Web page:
PMQs verdict: Corbyn edges out shaky May with probing on social care

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Today Jeremy Corbyn delivered a strong emotionally-charged performance in contrast to Theresa May’s dry, functional approach.

The Labour leader had laser like focus on the NHS and social care throughout his questions – including providing a robust defence of the Blair government’s record on health spending. This always seems like strong ground to gravitate towards, given our record as the party of the health service – we founded it, and we have always defended it. The defence of the Blair and Brown era will also go some way to placating those on the backbenches who have concerns about Corbyn’s leadership.

He began by focussing on the sustainability and transformation plans (STPs) which the British medical association (BMA) believes amount to a hidden £22bn cut to the NHS, which risks starving the health service of the resources required.

May’s answer was perfunctory, with an attempt to deflect the premise of the question, by arguing that any savings made will all then be re-invested. She also made reference to the now heavily debunked figure of increased Tory investment in the NHS, which even the  Conservative chair of the health select committee, Sarah Wollaston, has said isn’t accurate. Personally I’m more inclined to believe the BMA than a Tory prime minister on the NHS.

From here, Corbyn really hit his stride – linking the strain on the health service to the social care crisis, backing up his claim with the evidence of a million people having to go to hospital as a result of a lack of social care. He spoke of the “neglect” of older people, which leads them to A&E, when they “should be looked after at home or in care homes”. This is why Barbara Keeley, Labour’s shadow minister for social care and mental health, was sat next to Corbyn today.

He moved onto Labour’s record in government, saying that “health spending trebled” and as a result satisfaction was at its highest level. He linked the cuts to the NHS to the government’s choice to cut corporation tax. This is a particularly strong approach – it must always be made clear that when it comes to their choices the Conservatives are pick tax giveaways for the wealthiest over investing in our public services that most help the vulnerable.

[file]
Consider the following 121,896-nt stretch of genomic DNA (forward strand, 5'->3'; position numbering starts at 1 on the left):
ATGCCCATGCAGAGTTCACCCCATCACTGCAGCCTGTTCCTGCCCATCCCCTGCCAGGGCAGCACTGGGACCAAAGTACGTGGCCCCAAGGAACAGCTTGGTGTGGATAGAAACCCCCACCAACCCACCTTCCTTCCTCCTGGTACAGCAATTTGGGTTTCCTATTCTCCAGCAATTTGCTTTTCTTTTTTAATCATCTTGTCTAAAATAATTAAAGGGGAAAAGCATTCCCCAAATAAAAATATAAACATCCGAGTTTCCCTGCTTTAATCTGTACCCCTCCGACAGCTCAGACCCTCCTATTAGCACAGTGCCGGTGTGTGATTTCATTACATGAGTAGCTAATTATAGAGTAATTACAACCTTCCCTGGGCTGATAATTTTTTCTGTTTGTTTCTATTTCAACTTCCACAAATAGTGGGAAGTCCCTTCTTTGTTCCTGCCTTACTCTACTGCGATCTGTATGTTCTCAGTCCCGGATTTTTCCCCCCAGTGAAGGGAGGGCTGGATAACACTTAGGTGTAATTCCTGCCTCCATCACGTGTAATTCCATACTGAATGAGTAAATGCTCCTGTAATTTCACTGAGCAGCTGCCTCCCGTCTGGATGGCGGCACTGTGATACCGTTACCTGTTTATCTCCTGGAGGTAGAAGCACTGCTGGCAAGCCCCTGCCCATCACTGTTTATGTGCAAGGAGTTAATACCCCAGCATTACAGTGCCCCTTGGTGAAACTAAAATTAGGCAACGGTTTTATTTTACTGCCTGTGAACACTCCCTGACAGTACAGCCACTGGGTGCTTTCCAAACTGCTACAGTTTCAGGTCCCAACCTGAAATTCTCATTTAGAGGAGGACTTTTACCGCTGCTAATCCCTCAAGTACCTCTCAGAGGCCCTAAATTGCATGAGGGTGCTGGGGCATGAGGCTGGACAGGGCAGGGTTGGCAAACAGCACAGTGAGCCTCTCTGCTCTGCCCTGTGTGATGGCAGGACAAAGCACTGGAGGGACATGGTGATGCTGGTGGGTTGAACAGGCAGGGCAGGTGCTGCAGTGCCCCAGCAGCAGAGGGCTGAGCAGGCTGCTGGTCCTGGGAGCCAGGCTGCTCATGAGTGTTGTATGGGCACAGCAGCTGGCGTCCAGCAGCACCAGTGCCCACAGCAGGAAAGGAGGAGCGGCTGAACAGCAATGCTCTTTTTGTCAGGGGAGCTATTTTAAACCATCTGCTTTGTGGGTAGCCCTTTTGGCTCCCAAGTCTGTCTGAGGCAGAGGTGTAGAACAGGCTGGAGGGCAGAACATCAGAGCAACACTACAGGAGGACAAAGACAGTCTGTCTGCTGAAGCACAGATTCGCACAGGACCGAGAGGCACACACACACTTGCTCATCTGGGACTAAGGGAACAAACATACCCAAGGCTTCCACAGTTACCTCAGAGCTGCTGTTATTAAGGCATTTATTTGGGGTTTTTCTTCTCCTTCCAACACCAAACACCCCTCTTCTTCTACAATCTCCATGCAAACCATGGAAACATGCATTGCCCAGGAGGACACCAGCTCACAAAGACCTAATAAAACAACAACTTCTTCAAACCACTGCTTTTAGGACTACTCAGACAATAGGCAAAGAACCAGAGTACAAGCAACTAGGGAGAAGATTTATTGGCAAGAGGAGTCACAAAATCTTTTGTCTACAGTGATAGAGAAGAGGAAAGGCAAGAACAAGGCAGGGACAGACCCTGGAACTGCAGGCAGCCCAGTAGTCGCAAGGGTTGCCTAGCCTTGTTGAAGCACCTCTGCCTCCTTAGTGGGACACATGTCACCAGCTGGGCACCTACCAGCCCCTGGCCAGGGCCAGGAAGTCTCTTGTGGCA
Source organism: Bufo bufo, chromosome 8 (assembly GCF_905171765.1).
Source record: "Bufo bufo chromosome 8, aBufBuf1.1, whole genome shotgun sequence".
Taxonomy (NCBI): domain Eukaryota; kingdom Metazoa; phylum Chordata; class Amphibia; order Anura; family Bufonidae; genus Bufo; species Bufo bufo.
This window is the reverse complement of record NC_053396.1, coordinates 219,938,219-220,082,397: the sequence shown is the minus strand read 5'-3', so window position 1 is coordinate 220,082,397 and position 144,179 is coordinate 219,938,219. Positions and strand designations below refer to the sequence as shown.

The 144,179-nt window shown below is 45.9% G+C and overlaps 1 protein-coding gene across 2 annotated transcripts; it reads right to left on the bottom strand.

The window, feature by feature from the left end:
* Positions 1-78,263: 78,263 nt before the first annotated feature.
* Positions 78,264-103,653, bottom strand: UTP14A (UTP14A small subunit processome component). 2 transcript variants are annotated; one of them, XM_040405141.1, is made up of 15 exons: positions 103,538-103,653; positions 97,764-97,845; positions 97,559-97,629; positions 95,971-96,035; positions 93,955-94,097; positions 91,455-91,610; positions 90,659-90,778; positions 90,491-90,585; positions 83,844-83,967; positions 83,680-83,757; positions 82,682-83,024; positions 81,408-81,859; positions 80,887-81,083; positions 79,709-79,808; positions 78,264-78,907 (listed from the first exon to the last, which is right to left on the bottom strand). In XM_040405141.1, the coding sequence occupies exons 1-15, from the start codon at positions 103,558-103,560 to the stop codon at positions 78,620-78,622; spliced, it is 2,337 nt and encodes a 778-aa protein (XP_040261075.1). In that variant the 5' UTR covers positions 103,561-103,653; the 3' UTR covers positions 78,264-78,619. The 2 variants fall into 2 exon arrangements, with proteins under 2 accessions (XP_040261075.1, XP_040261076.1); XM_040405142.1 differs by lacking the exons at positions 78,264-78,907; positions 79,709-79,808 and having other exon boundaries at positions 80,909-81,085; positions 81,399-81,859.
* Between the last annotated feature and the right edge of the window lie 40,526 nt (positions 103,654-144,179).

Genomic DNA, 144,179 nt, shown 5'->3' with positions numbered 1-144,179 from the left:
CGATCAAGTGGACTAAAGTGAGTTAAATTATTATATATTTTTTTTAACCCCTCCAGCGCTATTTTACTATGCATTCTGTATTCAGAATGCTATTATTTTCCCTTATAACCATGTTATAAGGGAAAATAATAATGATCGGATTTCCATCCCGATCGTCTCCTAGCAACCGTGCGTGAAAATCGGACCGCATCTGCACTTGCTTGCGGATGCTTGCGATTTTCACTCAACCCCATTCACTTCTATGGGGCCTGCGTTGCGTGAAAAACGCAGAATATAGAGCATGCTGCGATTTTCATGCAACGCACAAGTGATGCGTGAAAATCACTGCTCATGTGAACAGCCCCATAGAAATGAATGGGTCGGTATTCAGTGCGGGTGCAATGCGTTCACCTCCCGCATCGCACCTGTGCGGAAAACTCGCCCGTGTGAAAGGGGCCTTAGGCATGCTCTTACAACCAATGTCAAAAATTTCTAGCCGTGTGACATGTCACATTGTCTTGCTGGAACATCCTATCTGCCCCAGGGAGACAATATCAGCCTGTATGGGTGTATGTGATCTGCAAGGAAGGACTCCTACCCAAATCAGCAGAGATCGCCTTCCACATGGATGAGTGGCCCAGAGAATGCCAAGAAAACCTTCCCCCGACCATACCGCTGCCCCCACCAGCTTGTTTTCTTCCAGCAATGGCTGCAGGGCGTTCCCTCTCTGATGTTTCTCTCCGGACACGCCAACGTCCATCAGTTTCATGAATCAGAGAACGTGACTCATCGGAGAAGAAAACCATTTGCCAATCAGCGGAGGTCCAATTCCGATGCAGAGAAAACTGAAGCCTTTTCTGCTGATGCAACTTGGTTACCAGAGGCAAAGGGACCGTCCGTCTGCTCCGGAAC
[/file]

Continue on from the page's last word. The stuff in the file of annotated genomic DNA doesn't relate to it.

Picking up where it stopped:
May’s answers became repetitive, with the various different approaches the government have taken being listed by name. It is welcome that her pre-prepared jibes and one-liners were ditched this week, but the constant restatement of how the Conservative’s have put a triple lock on pensions and have created a social care fund is meaningless when contrasted with the cold hard reality in the ground. It doesn’t matter what nice names you have put on the policies: if they do not deliver it does not matter.

There was one angle of questioning from Corbyn, that perhaps needs to be treated with a little more caution in future, as it was where May seemed at her strongest. The recently floated policy of NHS patients having to show a passport to access non-emergency services was ground where the prime minister seemed very comfortable – she could easily paint the leader of the opposition as being laid back about immigration and people taking something they have no right to use. Whilst Corbyn is of course correct to describe this as a distraction, the cost of care for foreigners is a tiny amount relatively speaking. The Tory proposal is a fundamentally flawed policy which could easily mean that those who don’t have passports would be put off going to the doctor, which would in turn cost the NHS more in the long term – his questioning here needed to be much tighter, as it risks playing into the Conservatives’ hands. On this, they can portray themselves as being the stable hand on the tiller, of both the economy and immigration.

The most notable question from Labour MPs this week came from Tulip Siddiq, with her inquiry as to what the government is actually doing about the lot of her constituent Nazanin Zaghari-Ratcliffe, who is a political prisoner in Iran.

Angela Eagle asked about the social care crisis, which led to a visibly rattled May response. The prime minister responded with an almost petulant answer stating that she had already answered questions of this sort. It doesn’t look great when the only response to Eagle’s statistics and facts is to rebuff the question. May may not like talking about government failures on social care – but she cannot simply dismiss questions she doesn’t like.

Corbyn, meanwhile, is improving on delivery as he continues the drive for Labour unity.

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